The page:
Looking around America these days, if you can stand it, the sense of what it means to be a man has become a very shaky business. I was studying one particular tattooed moron, twenty-something, in the gym Saturday. He had on display a full sleeve-job of “tribal” skin décor in that curvy blade-like motif that invokes a general idea of ninja swordplay. Perhaps he really was a dangerous dude, a Navy Seal just back from slitting Taliban throats in Nangarhar. More likely, he was a fork-lift operator in the local Ace Hardware distribution center. He seemed to resent my attention — but then why had he taken so many pains to adorn himself?
Is it not interesting that so many males in America affect to be warriors? What does this tell us about the psychological dimensions of manhood in this country? If I have to guess, I’d venture that many people of the male persuasion hereabouts can’t imagine any other way of being a man — other than as a fine-tuned bringer-of-death, preferably some species of cyborg, with “techno” bells and whistles. This is obvious fodder from the many Transformer and Robocop movies, the dream of becoming a most excellent killing machine.
This ethos was on hyperwarp display in Sunday’s NFL football playoffs, football being, after all, mock warfare with mock warriors. San Francisco quarterback Colin Kapernick’s arm tattoos were hard to decipher even on a large high-def flatscreen. At first I thought they were maps of suburban Milwaukee, or perhaps the full text of Jude the Obscure but it turns out (I looked it up) they record his ongoing life “narrative,” his triumphs and distinctions, his mom’s heart transplant, and his dealings with the fugitive deity known as Jesus Christ. Between scoring drives, Colin vamped on the sidelines in a red Cholo hat, one of those ball caps featuring an exquisitely flattened brim designed to make the wearer look like a homicidal clown — which is the favored motif of aspiring criminals abroad in the land nowadays. As Lon Chaney, the master of horror, once remarked apropos of his character creation technique, “There’s nothing funny about a clown in the moonlight.” The objective: to look as ridiculous as possible and yet give off a vibe of unpredictable danger and violence.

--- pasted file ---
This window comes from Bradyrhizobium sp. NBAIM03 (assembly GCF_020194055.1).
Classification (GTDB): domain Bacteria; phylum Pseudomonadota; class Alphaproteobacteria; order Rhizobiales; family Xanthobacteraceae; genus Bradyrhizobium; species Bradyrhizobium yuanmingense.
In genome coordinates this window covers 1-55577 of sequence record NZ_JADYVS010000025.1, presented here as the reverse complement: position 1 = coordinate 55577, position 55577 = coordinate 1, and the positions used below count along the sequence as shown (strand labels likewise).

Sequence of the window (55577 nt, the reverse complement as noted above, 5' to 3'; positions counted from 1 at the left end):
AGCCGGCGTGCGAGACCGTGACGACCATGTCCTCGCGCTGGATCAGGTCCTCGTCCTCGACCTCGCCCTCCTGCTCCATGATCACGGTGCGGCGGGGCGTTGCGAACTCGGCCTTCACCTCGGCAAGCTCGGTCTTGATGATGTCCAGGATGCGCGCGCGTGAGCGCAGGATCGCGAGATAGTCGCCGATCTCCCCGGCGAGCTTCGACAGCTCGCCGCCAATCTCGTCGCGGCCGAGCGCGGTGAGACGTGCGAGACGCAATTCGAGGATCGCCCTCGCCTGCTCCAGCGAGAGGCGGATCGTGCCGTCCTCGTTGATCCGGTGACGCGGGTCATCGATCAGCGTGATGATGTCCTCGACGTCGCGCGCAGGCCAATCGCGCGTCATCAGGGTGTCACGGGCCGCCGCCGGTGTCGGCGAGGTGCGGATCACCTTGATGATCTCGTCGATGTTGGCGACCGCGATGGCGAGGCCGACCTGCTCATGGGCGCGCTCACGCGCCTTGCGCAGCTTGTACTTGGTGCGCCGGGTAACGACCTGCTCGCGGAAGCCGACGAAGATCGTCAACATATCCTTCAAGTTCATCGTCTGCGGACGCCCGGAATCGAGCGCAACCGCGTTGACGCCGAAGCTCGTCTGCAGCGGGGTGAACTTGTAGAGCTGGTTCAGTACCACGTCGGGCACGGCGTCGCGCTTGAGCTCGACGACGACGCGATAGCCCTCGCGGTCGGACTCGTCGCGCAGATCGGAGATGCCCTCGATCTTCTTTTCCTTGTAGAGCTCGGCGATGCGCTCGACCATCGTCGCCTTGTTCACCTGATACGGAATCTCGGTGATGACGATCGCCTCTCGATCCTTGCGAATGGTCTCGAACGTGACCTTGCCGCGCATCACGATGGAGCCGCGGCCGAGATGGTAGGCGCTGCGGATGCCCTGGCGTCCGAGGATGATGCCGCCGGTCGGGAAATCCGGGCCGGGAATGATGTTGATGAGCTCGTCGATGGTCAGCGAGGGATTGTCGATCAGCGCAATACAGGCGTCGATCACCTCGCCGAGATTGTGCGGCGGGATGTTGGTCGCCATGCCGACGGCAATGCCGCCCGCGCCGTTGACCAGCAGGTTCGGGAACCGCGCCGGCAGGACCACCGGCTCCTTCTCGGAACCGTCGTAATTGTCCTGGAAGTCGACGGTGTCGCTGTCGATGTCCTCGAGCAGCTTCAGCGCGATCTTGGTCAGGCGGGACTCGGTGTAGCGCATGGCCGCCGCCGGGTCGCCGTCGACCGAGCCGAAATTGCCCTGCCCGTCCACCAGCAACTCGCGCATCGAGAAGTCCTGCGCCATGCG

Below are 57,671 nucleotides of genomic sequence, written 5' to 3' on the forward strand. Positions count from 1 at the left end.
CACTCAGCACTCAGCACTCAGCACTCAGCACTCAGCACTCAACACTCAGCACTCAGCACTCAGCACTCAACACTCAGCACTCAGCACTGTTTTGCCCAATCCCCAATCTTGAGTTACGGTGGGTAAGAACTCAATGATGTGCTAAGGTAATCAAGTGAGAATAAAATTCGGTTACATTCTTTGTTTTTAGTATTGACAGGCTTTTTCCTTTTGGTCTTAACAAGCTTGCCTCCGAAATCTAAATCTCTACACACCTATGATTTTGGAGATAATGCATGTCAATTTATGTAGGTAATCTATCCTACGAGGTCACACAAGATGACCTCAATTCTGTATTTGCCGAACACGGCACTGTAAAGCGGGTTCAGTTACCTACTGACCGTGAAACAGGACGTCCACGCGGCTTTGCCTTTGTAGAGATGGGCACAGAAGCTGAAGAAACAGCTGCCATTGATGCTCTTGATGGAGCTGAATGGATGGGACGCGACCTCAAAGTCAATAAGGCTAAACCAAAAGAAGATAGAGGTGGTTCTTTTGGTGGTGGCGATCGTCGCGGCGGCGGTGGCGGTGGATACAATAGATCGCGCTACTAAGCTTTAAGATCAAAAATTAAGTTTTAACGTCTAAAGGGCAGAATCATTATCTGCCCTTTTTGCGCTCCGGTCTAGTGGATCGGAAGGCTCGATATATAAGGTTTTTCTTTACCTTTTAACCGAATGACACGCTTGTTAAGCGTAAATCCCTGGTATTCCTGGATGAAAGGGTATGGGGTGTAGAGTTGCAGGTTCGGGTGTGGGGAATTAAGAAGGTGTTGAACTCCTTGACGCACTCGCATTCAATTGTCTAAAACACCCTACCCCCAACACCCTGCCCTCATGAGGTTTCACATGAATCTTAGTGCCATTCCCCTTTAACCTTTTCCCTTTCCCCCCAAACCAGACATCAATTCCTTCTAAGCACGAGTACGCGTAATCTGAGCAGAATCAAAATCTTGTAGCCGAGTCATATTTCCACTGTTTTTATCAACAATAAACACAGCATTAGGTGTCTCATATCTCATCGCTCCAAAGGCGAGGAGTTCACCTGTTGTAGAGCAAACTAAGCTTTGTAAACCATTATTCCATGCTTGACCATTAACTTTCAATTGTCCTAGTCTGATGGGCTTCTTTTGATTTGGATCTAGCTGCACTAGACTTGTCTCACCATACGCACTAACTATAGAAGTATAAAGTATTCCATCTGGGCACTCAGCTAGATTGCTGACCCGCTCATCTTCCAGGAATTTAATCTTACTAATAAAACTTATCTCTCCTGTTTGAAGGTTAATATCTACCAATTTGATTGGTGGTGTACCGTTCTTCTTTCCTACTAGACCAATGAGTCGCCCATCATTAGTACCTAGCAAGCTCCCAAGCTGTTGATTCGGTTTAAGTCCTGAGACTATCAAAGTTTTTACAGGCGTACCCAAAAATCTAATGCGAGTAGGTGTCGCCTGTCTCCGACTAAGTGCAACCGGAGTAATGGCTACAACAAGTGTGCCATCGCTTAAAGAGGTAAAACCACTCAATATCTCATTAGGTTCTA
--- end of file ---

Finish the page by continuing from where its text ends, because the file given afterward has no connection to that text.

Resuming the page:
Colin was hardly the sole creature on the field adorned with ink. At times, the scrimmage looked like the recreation yard at the Washington State Penitentiary. But that brings us to another theme of contemporary American manhood having to do with the grand initiation rite of serving time in prison. There is a meme on the loose, especially among the hopeless idealists, that American jails are filled with “political prisoners.” This is just not so. Though our drug laws are certainly idiotic, cruel, and pointless, I believe sincerely that the prison system is filled with psychopathic monsters. They may be creations of our monster-making culture, in all its depravity and pernicious falsity, but they are monsters nonetheless.
But the romance of monsterdom is yet another theme in the current caboodle of American manhood. Boys are in love with monsters, and want to be them, or like them, or with them, and nowadays many succeed at that. The indulgence in all these juvenile enthusiasms presents in the absence of any better models of a way to be. The time is not distant when a lot of things are going to shake loose in this land, and when that happens, there will be monsters amongst us everywhere: tattooed clowns in baby clothes with large muscles and weapons. Really, what are the chances that such people reared on dreams of triumphal violence will operate on the basis of kindness, generosity, and consideration of any future beyond the next fifteen minutes.
Let’s face it, the reason we do the things we do, and act the way we act, is because American manhood is in full failure mode, in full retreat from what used to be known as virtue. We wouldn’t know what this is anymore if it jumped up and bit us on the lips. I’m afraid it will take very stern leadership to reform all these current trends. When it comes around, it will look like Dolly Parton meets Hitler.
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